A director is forced to work with his ex-wife, who left him for the boss of the studio bankrolling his new film. But the night before the first day of shooting, he develops a case of psychosomatic blindness.
Two London brothers are hard-up for cash, and both have girls to look out for, too. When rich Uncle Howard comes to town and agrees to help them out, he admits his finances are under investigation, and he asks them to do him a favor and "take care of" an old business relation to keep his trouble under wraps - he says that they're family, and since he always takes care of them, the least they could do is help him out this once, as they're the only ones he can trust. The film follows their struggle with the immorality of this request and how each brother chooses to deal with it.Written by
When distraught Terry comes to discuss murder at Ian's apartment, the whiskey bottle comes out twice after changing camera shot angle. See more »
Ah, she's a beauty! I mean, look her - she's not new, but she looks new. He said the engine needed work.
I could do the engine.
I can't believe he's asking so little. It's practically a steal.
John Anderson said we could keep it at his marina - free of charge - at least for a year till his son comes back.
Ah, here he comes. Don't show you're too eager or he won't budge on the price, all right?
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When I saw the names of Ewan McGregor, Colin Farrell, and Tom Wilkinson, I was excited about watching this film. Then I saw that Woody Allen had directed, and my expectations went down. I half-expected another whiny, self-absorbed mid-life crisis treatment, but I was very pleasantly surprised. If I hadn't seen his name, I would never have guessed Allen directed this movie.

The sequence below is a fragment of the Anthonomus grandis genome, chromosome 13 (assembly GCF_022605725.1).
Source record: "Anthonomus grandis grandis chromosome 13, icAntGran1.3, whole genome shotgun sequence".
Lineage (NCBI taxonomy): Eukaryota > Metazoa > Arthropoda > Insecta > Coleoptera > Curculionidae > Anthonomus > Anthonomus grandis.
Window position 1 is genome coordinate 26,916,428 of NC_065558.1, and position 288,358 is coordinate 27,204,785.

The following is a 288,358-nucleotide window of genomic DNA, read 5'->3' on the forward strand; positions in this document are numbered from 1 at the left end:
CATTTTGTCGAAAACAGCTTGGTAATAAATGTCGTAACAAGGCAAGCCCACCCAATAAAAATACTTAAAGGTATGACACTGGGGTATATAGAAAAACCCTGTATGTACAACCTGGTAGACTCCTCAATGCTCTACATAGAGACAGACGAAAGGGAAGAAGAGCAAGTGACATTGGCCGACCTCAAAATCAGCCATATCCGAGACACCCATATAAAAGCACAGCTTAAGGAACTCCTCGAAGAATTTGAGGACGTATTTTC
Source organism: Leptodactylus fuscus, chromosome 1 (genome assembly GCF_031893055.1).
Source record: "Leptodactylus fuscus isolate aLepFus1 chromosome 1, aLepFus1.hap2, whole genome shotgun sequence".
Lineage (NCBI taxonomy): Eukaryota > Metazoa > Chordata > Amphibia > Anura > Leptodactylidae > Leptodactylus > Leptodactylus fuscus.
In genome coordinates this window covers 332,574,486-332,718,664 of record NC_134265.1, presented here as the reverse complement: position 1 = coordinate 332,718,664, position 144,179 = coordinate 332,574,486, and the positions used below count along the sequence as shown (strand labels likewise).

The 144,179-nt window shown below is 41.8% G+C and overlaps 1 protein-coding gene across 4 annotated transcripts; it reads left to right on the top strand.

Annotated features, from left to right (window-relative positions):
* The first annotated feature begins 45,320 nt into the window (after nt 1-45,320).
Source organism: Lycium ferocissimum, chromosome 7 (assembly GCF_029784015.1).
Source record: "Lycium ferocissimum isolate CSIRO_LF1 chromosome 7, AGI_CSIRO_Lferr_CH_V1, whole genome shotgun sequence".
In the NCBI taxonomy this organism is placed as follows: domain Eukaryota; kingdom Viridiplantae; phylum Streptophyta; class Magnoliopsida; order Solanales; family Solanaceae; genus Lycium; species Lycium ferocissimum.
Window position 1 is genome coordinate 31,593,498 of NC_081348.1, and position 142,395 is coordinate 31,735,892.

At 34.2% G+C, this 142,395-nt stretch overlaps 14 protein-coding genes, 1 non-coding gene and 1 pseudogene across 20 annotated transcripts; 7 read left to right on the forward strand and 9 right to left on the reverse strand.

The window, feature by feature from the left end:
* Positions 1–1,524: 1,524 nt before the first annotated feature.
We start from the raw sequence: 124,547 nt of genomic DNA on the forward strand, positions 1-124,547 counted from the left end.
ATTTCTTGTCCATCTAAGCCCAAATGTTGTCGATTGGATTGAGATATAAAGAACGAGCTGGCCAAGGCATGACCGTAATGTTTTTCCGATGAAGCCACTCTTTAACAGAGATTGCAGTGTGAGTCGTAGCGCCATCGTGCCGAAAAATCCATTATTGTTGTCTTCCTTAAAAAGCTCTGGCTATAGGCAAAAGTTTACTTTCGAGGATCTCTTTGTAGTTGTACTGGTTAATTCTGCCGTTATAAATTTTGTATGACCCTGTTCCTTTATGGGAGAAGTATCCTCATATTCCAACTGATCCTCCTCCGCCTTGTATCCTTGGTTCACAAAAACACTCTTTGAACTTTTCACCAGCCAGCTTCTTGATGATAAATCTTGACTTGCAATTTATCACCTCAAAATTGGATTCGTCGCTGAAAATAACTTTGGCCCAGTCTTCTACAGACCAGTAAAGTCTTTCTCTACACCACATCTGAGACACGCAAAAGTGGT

McGregor and Farrell start out as two happy-go-lucky brothers living in London, but soon one gets deep into gambling debt and they both turn in desperation to their rich uncle. His solution is to ask his nephews to do something horrible for him in return for the bailout. Meanwhile both young men are attempting to have normal relationships with their significant others. The actual crime itself, and the very different effects it has on each brother, occupy the rest of the film. It's a dark film, nowhere near as glib as most Allen films, and the character development of the two brothers is excellent. Both McGregor and Farrell turn in excellent performances. It's nice to see Woody Allen step outside his traditional boundaries and come up with such an engaging film.
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